The problem with carbon taxes

On April 1, the federal government imposed carbon taxes on home heating and other fuels in provinces that don’t have provincial carbon reduction programs – New Brunswick, Ontario, Manitoba and Saskatchewan.

The theory is that by increasing the cost of fossil fuels, people and businesses will switch to alternate technologies to reduce carbon emissions. The problem is, quite simply, that there are no easy solutions that the average individual or business can adopt to reduce their carbon footprint.

People still need to get to work; homes and buildings still need to be heated. While switching to another form of heating or trading in your “gas guzzler” for a more efficient vehicle may be great in theory, for the average Canadian struggling from payday to payday it’s not realistic.

People will pay the tax, they will be angry at the government and there will be little if any reduction in carbon emissions. It will be just an additional cost of doing business.

A big part of the problem in dealing with climate change is that it seems to be a battle between “the sky is falling” bunch and those who want to deny that climate change is happening.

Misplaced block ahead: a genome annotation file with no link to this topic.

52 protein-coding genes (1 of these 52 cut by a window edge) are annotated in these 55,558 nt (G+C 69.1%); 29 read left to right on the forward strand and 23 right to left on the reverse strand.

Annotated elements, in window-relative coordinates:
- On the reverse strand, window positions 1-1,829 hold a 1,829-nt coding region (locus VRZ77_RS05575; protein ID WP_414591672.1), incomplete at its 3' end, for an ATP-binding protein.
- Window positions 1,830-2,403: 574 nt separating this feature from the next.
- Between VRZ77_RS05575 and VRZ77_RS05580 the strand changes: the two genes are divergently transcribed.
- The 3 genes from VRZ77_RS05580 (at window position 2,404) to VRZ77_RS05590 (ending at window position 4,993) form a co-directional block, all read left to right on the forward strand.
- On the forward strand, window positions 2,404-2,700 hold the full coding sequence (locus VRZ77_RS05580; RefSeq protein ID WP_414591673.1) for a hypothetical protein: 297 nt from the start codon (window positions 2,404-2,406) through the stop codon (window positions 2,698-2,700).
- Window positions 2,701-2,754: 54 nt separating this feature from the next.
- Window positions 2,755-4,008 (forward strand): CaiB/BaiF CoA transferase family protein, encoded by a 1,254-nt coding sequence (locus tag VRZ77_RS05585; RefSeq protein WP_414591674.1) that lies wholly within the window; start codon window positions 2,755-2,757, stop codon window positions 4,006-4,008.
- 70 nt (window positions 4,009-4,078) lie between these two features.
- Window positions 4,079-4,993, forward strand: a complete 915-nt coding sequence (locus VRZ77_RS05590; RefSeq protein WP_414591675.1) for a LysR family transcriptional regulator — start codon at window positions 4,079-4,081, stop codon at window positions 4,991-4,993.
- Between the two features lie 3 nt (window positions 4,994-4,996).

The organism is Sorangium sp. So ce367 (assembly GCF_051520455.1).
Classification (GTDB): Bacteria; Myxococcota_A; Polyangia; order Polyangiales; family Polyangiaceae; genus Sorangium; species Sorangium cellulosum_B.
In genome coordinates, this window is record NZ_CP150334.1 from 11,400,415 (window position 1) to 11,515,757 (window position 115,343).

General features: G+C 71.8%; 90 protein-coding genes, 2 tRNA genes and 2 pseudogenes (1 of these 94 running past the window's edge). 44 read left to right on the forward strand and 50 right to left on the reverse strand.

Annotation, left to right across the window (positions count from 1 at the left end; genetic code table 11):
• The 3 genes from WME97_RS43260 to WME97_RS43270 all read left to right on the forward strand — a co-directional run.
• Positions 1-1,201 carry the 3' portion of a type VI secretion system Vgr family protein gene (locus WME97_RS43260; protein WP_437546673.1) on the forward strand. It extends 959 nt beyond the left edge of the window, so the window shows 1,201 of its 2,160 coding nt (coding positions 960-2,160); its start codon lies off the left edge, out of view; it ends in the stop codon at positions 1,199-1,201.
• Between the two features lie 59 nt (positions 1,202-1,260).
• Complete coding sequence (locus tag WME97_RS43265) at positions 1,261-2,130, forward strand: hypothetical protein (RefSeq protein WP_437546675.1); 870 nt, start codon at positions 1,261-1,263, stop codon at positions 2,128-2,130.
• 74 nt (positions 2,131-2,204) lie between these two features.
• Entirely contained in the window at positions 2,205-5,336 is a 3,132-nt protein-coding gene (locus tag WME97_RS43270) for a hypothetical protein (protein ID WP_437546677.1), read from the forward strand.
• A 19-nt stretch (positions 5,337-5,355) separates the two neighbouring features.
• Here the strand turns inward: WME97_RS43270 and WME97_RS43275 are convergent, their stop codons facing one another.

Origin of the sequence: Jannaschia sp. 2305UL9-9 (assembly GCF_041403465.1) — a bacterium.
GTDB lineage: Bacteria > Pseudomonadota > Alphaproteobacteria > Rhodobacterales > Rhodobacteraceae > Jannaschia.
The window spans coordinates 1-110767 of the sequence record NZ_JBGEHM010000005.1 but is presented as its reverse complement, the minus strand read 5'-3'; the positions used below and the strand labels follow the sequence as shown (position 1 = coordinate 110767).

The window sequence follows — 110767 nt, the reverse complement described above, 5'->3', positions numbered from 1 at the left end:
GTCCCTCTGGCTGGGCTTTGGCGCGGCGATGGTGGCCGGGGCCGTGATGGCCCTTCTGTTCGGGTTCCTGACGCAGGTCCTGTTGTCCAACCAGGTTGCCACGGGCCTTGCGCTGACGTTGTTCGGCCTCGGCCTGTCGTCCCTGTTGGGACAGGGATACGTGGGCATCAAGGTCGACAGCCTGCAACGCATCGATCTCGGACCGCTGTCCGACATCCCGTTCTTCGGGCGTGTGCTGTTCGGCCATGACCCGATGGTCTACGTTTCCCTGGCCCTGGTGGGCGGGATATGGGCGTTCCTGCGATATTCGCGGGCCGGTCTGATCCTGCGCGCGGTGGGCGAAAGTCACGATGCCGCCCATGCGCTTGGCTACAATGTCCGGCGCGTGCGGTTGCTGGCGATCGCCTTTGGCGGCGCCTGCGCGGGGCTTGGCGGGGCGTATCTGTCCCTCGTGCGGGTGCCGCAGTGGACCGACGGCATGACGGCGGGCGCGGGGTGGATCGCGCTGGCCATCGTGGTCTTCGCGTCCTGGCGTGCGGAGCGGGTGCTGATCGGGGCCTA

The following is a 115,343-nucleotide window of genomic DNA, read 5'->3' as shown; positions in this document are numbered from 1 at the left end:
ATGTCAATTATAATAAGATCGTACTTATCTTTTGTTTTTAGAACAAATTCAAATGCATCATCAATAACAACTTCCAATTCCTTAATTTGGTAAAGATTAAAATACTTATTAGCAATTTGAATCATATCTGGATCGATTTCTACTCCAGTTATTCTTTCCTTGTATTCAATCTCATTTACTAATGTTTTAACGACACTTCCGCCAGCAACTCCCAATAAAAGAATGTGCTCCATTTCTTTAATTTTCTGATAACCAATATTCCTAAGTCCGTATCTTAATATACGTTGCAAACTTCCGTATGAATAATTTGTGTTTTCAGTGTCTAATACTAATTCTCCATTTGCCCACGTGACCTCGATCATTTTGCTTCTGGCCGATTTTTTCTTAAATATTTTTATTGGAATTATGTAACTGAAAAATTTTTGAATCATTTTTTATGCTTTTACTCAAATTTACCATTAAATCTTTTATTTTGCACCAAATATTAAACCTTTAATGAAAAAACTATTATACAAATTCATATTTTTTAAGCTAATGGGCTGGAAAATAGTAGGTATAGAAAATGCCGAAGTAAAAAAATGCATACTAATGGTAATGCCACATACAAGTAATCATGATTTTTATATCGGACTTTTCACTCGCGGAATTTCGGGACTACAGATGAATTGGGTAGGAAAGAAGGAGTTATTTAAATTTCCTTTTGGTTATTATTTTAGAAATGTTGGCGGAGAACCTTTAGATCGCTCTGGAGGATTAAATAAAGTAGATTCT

The science behind climate change is straightforward and we are seeing the results through floods, extreme winds, melting ice caps, forest fires, etc. To deny climate change is occurring would be foolish. Years of study and monitoring with scientific instruments is not just “a matter of opinion.”

But I think governments need to take a step back and look at what can realistically be done. We might not meet the targets that scientists have set, but we can make substantial improvements.

Governments have been too quick to jump on unproven technologies as a quick solution. Despite considerable improvements in battery and charging technology electric cars, for example, have many shortcomings – and there are no inexpensive electric cars that the average person could buy.

But what about hybrids? That’s a proven technology that substantially reduces carbon emissions and could easily be adopted across all motor vehicles.

Likewise, to move every home and building to a non-fossil fuel heating technology will take time. The technologies exist and are getting better, but unless the government basically pays the full cost of changing out equipment, it won’t get changed unless it is broken.

And then there’s that anger thing.

Ontario now has a climate change denier as premier because the previous government tried to move too fast with little regard for the cost to Ontario residents and businesses. The United States has a similar situation. That’s something this planet and its people cannot afford.


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MCAC Conference on Innovation
April 15 - 16, 2019

Beanfield Centre, Toronto. Please visit or call (613) 232-0492 for more information.

HRAI 2019 Symposium
April 23, 2019

A Low Carbon Economy, Joyce Centre, Mohawk College, Hamilton, Ont. Please visit for more information or contact Caroline Czajko at HRAI.

MCEE 2019
April 24 - 25, 2019

Place Bonaventure, Montreal. Please visit or call Elizabeth McCullough at (613) 232-0492 or email for more information.

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